Policy

The open web just quietly died in Britain, and you should be furious

By Oliver Smith 22 August 2017
Summary

This guy's happy, but you shouldn't be.

There’s been a online revolution happening over the past few months – and not the good kind.

The free open web, where all data is equal online, has been gagged, taken to the bottom of the garden, and brutally put out to pasture.

And the whole shebang has been dressed up in so many layers of marketing, that you probably didn’t even notice.

The day the internet died

Sometimes the biggest changes happen in the most mundane ways.

Mobile operators like Three and EE have been launching new mobile plans that don’t count certain apps and services against your data allowance.

Netflix on your Three smartphone? Go wild.

Apple Music on EE? Listen to your heart’s content.

It’s a ‘huge win’ for consumers, with bodacious marketing names like “Go Binge”.

But it’s actually the worst thing to happen to the internet since… well ever, and you should be flipping furious.

The closed web

The open web is a level playing field. Anyone can start the next Facebook or Amazon and compete against these giants, as the most innovative platform tends to succeed (hence why Netflix has risen, despite YouTube’s prior dominance of streaming video).

But in a world where Apple Music has an in-built advantage over your innovative music streaming upstart, like having its data prioritised or not counted by internet providers, it’s a breach of net neutrality and innovation will ultimately suffer.

Read more: What the heck is… net neutrality?

Think of it akin to a high street where McDonald’s is free to visit, but you’re charged for even looking around Burger King.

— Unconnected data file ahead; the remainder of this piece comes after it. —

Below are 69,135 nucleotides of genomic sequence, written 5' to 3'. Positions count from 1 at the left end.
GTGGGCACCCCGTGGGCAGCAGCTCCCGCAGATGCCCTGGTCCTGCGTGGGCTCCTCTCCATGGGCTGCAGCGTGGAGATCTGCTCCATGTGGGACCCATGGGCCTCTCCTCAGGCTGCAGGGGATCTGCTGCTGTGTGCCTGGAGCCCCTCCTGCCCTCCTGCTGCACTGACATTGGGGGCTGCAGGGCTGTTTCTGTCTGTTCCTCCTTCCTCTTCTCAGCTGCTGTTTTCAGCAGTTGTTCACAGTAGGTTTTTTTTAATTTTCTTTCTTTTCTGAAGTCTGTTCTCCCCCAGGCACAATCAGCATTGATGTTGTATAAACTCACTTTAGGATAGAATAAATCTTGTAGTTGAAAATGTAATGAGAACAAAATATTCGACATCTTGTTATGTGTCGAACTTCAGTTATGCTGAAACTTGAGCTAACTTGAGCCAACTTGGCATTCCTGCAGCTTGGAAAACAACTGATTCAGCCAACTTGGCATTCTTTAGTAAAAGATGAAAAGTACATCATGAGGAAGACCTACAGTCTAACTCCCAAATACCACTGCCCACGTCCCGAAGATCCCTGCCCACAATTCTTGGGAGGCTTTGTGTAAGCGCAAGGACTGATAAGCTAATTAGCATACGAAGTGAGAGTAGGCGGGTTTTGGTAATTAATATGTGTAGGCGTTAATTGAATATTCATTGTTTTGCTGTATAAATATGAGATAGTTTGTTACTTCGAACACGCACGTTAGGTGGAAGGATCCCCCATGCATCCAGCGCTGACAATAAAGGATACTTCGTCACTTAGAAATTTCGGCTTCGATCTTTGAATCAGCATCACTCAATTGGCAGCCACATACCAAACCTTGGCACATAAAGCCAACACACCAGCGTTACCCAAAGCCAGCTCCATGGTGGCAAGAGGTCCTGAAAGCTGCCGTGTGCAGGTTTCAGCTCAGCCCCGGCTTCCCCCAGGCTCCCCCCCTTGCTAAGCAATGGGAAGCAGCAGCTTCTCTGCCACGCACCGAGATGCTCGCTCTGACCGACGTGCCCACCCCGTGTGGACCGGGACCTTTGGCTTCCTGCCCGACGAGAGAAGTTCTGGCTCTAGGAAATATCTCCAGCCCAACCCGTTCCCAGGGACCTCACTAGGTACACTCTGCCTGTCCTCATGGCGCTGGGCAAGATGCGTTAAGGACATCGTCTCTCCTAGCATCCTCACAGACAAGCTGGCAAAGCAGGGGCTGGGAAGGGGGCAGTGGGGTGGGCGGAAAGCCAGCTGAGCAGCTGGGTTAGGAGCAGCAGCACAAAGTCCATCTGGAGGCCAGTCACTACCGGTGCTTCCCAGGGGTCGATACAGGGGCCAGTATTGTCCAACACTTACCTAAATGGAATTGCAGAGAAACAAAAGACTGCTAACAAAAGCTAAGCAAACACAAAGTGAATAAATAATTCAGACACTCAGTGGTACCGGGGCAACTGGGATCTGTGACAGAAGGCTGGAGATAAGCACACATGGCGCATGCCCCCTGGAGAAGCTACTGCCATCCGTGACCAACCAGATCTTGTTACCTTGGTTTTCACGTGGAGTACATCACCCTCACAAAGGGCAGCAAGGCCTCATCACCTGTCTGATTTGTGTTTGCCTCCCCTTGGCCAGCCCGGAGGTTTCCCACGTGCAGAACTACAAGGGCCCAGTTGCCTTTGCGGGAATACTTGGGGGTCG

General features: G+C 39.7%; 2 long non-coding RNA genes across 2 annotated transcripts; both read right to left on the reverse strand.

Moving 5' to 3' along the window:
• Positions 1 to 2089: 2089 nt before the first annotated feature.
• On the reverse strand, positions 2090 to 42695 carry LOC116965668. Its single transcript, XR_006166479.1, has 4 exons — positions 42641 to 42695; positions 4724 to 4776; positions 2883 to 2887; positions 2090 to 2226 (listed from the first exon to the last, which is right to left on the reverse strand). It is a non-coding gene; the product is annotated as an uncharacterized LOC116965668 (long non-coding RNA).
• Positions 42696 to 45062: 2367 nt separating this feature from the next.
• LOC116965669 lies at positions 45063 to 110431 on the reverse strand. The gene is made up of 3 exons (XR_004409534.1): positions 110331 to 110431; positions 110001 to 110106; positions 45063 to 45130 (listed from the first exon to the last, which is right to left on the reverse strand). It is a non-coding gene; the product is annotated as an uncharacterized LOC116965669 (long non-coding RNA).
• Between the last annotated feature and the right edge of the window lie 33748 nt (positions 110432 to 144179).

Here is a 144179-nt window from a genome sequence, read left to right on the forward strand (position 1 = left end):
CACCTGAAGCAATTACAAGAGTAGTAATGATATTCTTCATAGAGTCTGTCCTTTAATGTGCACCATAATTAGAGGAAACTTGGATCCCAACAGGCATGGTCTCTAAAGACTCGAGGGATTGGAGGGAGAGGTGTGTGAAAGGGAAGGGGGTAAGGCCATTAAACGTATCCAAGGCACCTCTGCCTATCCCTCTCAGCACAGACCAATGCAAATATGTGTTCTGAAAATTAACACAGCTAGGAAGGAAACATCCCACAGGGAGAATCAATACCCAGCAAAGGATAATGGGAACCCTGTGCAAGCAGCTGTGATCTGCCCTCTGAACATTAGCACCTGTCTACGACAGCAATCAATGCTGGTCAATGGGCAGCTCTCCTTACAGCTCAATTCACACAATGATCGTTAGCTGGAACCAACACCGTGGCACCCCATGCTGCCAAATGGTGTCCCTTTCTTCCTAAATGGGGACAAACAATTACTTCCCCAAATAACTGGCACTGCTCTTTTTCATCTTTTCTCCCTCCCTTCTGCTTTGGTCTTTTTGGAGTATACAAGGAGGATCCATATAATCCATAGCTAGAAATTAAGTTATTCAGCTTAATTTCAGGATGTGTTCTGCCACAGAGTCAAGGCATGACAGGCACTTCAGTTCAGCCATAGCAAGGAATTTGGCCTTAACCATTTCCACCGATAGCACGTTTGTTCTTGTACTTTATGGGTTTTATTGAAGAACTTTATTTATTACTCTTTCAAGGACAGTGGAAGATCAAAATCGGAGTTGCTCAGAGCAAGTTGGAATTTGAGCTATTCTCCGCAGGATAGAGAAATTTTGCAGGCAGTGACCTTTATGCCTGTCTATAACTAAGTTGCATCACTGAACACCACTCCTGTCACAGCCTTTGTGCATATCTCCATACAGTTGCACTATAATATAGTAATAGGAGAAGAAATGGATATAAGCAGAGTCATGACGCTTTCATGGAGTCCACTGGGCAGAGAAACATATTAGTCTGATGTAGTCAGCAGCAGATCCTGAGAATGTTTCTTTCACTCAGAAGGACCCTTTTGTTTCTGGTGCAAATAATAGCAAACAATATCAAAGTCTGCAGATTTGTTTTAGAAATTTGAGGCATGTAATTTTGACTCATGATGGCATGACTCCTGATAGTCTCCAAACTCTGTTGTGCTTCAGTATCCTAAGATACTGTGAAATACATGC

“These kind of deals are potentially anti-competitive and harmful to innovation,” the Open Rights Group’s lead campaigner Ed Johnson-Williams told The Memo.

“They maintain the status quo by giving an advantage to companies that already have significant market power.”

“In the short term, these deals may seem beneficial for consumers, but in the long term, they could prevent new music or film streaming services from being developed,” he said.

How ‘open’ is open?

Now Three says this isn’t true, because Go Binge is an ‘open platform’, there’s no money involved and any upstart service can apply to have its data zero-rated.

So The Memo applied.

Now we’re an upstart digital service with 47% of our readers arriving on a smartphone and streaming the pictures, videos and articles we publish.

So surely we can join this ‘open platform’?

Surprise, surprise I haven’t had a firm response from Three, despite numerous emails.

I’ve only been told that the “process takes a while longer”, that there has been “lots of interest from potential partners, so it will take time to go through them all” and that we’ll have to wait for their decision.

Three also told The Memo that Go Binge is fully compliant with the law and with regulators like Ofcom and the Body of European Regulators for Electronic Communications (Berec).

Final words

If we sleepwalk into a situation where Netflix and Spotify don’t just have more money and marketshare than anyone else, but also an unfair advantage by the fact that they are free to stream, the hopes of the ‘next Netflix’ being started will start to shrink.

That’s bad news for thousands of upstart challengers in London and around the world, services which have the potential to innovate, but only on a level playing field.

The open internet just quietly died in Britain, and you should be furious, because an open internet is what fostered all the digital services you love.